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The Pros & Cons of Different Types of Health Insurance

The Pros & Cons of Different Types of Health Insurance

Below is a quick outline of some of the major pros and cons associated with the three types of major medical insurance — short term health insurance, Affordable Care Act insurance (a.k.a. Obamacare), and employer-provided health insurance all of which are creditable coverage in accordance with HIPAA.

Short Term Health Insurance

  • Very affordable premiums that can cost half of what is charged for an Affordable Care Act health plan
  • Premium savings can be used to buy other care such as dental or vision coverage
  • Typically has broad network of healthcare providers and is accepted at many of the top hospitals and cancer centers in the U.S.
  • Applications for insurance can be made any time during the year
  • No coverage of pre-existing medical conditions
  • Health status and pre-existing conditions evaluated as part of application approval process; applicants can be rejected
  • Prescription drugs may be uncovered (or have significantly restricted coverage)
  • Some benefits not covered (e.g. maternity coverage is excluded)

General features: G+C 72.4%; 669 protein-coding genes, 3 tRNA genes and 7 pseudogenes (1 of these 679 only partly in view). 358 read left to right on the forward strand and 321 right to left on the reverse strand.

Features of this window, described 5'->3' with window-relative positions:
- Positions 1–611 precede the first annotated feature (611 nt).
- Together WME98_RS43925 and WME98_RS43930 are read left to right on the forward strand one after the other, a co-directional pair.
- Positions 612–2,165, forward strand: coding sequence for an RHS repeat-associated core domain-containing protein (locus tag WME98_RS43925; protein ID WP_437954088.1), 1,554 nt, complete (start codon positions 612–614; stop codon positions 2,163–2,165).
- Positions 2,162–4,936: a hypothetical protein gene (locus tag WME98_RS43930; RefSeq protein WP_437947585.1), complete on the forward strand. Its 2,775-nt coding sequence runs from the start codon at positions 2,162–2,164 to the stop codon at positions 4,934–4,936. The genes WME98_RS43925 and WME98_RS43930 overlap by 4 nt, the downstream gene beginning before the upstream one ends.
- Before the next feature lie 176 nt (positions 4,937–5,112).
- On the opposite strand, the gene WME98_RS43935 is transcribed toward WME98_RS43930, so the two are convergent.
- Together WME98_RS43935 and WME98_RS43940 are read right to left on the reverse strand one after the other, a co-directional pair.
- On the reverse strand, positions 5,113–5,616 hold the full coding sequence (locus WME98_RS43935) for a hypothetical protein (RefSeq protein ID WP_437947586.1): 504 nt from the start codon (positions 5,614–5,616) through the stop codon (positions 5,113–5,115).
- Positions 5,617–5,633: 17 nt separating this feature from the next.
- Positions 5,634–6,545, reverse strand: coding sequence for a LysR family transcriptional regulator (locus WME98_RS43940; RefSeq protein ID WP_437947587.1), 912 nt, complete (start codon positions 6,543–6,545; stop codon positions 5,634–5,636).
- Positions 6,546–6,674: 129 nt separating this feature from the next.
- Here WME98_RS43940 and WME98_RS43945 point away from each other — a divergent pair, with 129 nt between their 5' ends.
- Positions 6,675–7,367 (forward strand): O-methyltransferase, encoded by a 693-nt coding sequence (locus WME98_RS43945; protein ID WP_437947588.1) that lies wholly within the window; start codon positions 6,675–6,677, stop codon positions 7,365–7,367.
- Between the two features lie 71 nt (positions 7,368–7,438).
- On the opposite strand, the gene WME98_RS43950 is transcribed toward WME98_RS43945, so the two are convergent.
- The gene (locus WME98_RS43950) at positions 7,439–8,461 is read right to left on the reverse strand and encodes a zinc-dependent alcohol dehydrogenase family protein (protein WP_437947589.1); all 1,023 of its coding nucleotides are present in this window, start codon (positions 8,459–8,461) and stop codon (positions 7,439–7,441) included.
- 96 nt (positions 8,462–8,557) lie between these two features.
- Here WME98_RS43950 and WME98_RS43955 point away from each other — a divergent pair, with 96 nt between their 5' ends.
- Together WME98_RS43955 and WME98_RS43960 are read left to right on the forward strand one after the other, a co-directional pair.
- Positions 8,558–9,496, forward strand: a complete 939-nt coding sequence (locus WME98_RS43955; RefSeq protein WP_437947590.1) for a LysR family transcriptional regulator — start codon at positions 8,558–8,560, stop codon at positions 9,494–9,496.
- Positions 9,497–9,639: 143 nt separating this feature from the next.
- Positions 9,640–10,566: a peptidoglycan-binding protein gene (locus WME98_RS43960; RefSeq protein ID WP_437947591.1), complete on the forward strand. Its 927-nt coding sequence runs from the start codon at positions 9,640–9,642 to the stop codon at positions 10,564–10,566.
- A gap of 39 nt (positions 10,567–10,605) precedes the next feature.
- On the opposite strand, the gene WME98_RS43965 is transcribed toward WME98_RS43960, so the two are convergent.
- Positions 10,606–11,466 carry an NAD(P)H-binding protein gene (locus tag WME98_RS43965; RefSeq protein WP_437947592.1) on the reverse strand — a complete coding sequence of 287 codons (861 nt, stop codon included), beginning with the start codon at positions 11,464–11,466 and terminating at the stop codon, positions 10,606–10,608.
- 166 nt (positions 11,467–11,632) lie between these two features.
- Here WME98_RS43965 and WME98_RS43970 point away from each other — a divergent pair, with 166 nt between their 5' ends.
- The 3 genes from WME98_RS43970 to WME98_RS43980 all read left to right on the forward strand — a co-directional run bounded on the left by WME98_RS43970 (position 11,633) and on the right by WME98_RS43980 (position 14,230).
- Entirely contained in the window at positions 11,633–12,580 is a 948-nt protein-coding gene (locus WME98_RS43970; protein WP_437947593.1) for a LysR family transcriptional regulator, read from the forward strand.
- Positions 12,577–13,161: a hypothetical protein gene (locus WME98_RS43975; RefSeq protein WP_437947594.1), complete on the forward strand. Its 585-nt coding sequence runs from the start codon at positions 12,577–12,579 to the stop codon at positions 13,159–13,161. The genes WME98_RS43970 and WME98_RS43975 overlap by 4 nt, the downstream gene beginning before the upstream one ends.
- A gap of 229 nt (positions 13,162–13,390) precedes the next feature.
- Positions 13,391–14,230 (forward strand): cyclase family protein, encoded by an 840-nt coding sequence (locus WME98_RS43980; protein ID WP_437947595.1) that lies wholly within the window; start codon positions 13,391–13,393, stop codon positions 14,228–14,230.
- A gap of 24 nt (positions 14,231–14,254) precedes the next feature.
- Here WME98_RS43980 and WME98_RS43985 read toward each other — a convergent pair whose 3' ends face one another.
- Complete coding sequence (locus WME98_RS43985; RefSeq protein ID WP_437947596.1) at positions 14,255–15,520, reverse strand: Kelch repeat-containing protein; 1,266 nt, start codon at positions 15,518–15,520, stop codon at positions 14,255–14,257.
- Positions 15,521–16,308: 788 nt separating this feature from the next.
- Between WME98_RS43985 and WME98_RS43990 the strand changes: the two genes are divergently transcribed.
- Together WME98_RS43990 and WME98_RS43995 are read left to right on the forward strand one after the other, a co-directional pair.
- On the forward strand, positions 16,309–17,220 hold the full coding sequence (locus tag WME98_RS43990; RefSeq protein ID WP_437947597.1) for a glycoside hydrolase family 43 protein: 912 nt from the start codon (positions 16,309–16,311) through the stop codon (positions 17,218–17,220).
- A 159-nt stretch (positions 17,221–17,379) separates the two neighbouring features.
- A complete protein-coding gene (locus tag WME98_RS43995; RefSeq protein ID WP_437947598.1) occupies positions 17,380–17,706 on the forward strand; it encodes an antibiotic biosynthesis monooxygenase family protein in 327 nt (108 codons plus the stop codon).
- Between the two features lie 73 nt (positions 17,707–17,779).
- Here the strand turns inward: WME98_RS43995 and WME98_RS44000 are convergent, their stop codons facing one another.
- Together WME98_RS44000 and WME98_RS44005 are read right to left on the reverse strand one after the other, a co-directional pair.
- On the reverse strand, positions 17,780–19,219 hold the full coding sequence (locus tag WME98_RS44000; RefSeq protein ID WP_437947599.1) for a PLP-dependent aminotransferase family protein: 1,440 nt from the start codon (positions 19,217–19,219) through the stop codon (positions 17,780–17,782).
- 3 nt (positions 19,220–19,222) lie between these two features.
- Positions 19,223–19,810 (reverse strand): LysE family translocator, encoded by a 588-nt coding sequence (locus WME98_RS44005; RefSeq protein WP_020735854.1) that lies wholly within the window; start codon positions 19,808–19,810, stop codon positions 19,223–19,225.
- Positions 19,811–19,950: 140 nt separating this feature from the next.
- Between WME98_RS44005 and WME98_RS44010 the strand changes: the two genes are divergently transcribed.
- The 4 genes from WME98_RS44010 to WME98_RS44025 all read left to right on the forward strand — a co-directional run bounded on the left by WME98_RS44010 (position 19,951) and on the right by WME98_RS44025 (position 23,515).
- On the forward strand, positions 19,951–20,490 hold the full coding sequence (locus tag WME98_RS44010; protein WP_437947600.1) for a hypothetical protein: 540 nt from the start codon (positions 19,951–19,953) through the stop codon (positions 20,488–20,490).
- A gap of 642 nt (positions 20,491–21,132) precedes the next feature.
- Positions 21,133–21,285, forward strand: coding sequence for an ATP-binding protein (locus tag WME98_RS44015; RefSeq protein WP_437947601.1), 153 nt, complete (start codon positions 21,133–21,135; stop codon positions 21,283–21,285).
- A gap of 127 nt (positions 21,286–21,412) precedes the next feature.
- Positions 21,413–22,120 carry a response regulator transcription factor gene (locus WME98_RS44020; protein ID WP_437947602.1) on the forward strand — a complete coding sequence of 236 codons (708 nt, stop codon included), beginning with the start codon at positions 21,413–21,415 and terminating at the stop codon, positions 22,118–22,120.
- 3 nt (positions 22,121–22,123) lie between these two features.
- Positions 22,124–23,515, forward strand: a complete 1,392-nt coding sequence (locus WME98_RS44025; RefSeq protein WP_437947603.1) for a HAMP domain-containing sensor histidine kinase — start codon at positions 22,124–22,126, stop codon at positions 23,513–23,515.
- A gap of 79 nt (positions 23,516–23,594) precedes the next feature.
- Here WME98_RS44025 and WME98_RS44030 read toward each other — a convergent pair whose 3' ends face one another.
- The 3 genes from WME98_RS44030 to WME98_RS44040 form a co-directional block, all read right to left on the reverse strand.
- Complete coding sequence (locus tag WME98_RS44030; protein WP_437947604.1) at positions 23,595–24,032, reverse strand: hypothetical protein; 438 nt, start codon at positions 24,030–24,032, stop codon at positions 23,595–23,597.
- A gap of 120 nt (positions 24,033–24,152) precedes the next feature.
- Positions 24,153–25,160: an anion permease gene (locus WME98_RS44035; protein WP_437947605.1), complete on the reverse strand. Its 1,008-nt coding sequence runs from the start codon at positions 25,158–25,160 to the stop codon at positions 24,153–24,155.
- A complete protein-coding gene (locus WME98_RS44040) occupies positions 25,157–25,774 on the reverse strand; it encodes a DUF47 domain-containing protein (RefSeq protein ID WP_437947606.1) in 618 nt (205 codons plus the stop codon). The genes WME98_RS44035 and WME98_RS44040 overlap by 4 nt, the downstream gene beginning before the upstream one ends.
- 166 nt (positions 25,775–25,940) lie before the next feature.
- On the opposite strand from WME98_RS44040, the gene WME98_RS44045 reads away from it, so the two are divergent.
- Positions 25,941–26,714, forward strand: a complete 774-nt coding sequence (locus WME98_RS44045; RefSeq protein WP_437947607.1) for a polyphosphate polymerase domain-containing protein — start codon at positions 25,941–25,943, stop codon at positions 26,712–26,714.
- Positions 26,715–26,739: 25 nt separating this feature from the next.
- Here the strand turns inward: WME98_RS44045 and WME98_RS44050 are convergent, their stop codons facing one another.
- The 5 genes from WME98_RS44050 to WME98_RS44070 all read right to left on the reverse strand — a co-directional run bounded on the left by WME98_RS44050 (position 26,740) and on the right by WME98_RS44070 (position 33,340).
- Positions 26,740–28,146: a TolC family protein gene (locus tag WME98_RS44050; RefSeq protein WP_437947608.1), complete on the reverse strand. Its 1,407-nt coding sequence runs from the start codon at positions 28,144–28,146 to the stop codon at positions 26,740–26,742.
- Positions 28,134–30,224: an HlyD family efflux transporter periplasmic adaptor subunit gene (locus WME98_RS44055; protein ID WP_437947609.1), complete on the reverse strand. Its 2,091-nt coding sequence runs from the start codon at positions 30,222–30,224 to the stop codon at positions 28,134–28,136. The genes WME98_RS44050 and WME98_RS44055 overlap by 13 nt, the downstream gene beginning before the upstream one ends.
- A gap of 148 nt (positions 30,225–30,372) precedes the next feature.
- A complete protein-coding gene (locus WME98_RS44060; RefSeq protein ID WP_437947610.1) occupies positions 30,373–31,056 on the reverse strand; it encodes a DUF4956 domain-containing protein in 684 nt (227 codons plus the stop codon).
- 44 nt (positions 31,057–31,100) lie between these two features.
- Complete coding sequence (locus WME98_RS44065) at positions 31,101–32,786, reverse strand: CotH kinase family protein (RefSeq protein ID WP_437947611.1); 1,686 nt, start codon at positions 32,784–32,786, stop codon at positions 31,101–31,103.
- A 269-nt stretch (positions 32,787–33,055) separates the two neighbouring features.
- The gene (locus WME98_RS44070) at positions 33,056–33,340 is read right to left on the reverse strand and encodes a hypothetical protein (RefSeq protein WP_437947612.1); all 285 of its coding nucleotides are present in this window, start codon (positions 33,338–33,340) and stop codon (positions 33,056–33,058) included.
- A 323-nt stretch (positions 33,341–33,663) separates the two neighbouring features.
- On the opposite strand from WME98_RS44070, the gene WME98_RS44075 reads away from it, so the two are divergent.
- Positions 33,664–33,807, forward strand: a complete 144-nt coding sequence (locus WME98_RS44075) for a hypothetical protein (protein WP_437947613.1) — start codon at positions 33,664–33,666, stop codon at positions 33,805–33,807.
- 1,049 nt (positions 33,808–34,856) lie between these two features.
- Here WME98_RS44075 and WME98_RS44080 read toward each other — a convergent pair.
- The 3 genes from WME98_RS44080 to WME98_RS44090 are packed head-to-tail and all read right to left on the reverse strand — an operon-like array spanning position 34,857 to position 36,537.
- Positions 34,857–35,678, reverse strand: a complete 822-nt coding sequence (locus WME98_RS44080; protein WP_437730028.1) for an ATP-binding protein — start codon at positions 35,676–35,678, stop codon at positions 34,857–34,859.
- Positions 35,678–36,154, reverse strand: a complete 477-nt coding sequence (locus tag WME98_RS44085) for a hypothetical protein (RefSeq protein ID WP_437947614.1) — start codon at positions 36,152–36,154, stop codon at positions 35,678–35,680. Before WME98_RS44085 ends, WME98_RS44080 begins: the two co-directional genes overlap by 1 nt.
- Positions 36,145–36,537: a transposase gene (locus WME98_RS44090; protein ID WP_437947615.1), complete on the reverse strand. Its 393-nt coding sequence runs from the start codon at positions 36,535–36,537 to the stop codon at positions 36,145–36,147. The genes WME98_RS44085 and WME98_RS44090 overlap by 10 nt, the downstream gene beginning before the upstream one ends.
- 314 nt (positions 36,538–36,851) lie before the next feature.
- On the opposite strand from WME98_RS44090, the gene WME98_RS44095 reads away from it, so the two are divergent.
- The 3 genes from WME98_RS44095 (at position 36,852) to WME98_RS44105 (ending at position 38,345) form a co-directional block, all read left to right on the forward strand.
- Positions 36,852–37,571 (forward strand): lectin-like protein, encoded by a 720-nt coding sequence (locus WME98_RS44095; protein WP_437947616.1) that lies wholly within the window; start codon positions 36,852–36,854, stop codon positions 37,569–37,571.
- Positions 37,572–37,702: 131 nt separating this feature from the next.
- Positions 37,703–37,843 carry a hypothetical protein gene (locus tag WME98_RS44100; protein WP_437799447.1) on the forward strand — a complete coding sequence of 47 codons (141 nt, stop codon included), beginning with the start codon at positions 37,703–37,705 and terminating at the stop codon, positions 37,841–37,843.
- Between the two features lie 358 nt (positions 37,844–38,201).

• Enrollees still subject to Affordable Care Act Shared Responsibility Tax

Affordable Care Act Insurance (Obamacare)

  • Broad array of health insurance benefits
  • Some people qualify for premium & out-of-pocket costs subsidies
  • No review of health status or pre-existing conditions during application process; applicants will not be rejected based on their health
  • Broad coverage of many generic, brand name, and specialty drugs
  • Includes health insurance benefits you may not want
  • Often expensive without premium subsidies
  • Very high deductibles in bronze and catastorphic plans
  • Many plans limit enrollees to a narrow network of healthcare providers
  • In many geographic areas, especially rural counties, Obamacare includes only one insurer
  • Cannot enroll in plan outside of annual enrollment period without a qualifying life event (e.g. moving to a new region)

Employer-Based Insurance

  • Often has a broad array of health insurance benefits
  • Lower premiums are available due to significant subsidization from employer
  • Employer premium subsidies not treated as taxable benefits for employee
  • The maximum length of time coverage can be denied for a pre-existing condition is 12 months
  • Coverage discontinues after the enrollee discontinues work at the employer — Can exercise the COBRA option to continue coverage but it is very expensive
  • Health insurance choices limited to selection approved by employer
  • Small employers often subsidize health insurance at a lower level than large employers

AFFORDABLE CARE ACT TAX. Short Term health insurance is health insurance outside of the Affordable Care Act ("Obamacare"). It does not include all ten of the minimum essential benefits of Obamacare and it does not cover pre-existing conditions. To learn more about the tax, its exemptions, and how to calculate the affordability of short term health with the tax, see here. To learn more about the differences between Short Term health insurance and Obamacare, see here.